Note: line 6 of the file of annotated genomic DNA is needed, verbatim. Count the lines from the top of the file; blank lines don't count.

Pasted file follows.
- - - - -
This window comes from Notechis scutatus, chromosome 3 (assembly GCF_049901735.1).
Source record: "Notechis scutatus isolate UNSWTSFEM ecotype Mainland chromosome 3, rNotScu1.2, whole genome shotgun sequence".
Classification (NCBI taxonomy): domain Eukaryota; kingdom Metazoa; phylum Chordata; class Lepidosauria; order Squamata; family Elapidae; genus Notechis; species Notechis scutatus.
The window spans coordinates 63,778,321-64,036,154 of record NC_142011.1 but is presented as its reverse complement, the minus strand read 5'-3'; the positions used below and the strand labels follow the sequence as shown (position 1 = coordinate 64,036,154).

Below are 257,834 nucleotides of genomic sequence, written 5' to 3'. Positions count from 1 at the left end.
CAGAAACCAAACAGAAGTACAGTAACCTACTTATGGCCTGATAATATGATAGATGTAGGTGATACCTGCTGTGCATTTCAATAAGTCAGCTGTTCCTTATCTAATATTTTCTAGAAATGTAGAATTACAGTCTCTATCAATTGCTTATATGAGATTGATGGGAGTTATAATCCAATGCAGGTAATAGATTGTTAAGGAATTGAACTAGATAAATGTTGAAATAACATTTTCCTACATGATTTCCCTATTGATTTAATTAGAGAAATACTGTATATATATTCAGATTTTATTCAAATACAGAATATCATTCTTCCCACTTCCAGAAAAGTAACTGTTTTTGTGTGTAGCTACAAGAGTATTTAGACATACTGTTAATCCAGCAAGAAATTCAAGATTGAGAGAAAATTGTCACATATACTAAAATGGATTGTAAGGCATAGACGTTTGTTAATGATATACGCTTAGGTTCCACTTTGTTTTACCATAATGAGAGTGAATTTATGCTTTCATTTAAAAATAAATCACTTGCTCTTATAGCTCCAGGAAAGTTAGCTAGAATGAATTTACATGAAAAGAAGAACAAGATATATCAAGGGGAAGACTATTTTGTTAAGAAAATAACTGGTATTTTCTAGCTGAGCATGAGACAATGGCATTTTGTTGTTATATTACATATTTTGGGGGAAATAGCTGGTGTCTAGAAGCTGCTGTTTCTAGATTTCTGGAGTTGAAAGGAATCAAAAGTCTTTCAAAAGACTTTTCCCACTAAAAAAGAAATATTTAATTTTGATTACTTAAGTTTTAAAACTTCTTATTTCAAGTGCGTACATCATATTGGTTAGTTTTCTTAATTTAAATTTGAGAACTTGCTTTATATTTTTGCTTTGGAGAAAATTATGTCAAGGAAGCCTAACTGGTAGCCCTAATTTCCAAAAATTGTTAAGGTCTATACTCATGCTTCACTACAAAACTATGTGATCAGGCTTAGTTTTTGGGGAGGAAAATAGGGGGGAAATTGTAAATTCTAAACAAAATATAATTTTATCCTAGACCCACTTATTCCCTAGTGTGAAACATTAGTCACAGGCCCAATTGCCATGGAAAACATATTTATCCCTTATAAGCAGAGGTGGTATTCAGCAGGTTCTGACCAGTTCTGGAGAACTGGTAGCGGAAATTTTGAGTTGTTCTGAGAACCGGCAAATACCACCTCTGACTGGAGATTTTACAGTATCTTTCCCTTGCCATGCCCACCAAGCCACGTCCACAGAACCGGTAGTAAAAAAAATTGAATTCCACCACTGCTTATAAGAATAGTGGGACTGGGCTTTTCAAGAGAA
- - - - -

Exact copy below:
CAGAAACCAAACAGAAGTACAGTAACCTACTTATGGCCTGATAATATGATAGATGTAGGTGATACCTGCTGTGCATTTCAATAAGTCAGCTGTTCCTTATCTAATATTTTCTAGAAATGTAGAATTACAGTCTCTATCAATTGCTTATATGAGATTGATGGGAGTTATAATCCAATGCAGGTAATAGATTGTTAAGGAATTGAACTAGATAAATGTTGAAATAACATTTTCCTACATGATTTCCCTATTGATTTAATTAGAGAAATACTGTATATATATTCAGATTTTATTCAAATACAGAATATCATTCTTCCCACTTCCAGAAAAGTAACTGTTTTTGTGTGTAGCTACAAGAGTATTTAGACATACTGTTAATCCAGCAAGAAATTCAAGATTGAGAGAAAATTGTCACATATACTAAAATGGATTGTAAGGCATAGACGTTTGTTAATGATATACGCTTAGGTTCCACTTTGTTTTACCATAATGAGAGTGAATTTATGCTTTCATTTAAAAATAAATCACTTGCTCTTATAGCTCCAGGAAAGTTAGCTAGAATGAATTTACATGAAAAGAAGAACAAGATATATCAAGGGGAAGACTATTTTGTTAAGAAAATAACTGGTATTTTCTAGCTGAGCATGAGACAATGGCATTTTGTTGTTATATTACATATTTTGGGGGAAATAGCTGGTGTCTAGAAGCTGCTGTTTCTAGATTTCTGGAGTTGAAAGGAATCAAAAGTCTTTCAAAAGACTTTTCCCACTAAAAAAGAAATATTTAATTTTGATTACTTAAGTTTTAAAACTTCTTATTTCAAGTGCGTACATCATATTGGTTAGTTTTCTTAATTTAAATTTGAGAACTTGCTTTATATTTTTGCTTTGGAGAAAATTATGTCAAGGAAGCCTAACTGGTAGCCCTAATTTCCAAAAATTGTTAAGGTCTATACTCATGCTTCACTACAAAACTATGTGATCAGGCTTAGTTTTTGGGGAGGAAAATAGGGGGGAAATTGTAAATTCTAAACAAAATATAATTTTATCCTAGACCCACTTATTCCCTAGTGTGAAACATTAGTCACAGGCCCAATTGCCATGGAAAACATATTTATCCCTTATAAGCAGAGGTGGTATTCAGCAGGTTCTGACCAGTTCTGGAGAACTGGTAGCGGAAATTTTGAGTTGTTCTGAGAACCGGCAAATACCACCTCTGACTGGAGATTTTACAGTATCTTTCCCTTGCCATGCCCACCAAGCCACGTCCACAGAACCGGTAGTAAAAAAAATTGAATTCCACCACTGCTTATAAGAATAGTGGGACTGGGCTTTTCAAGAGAA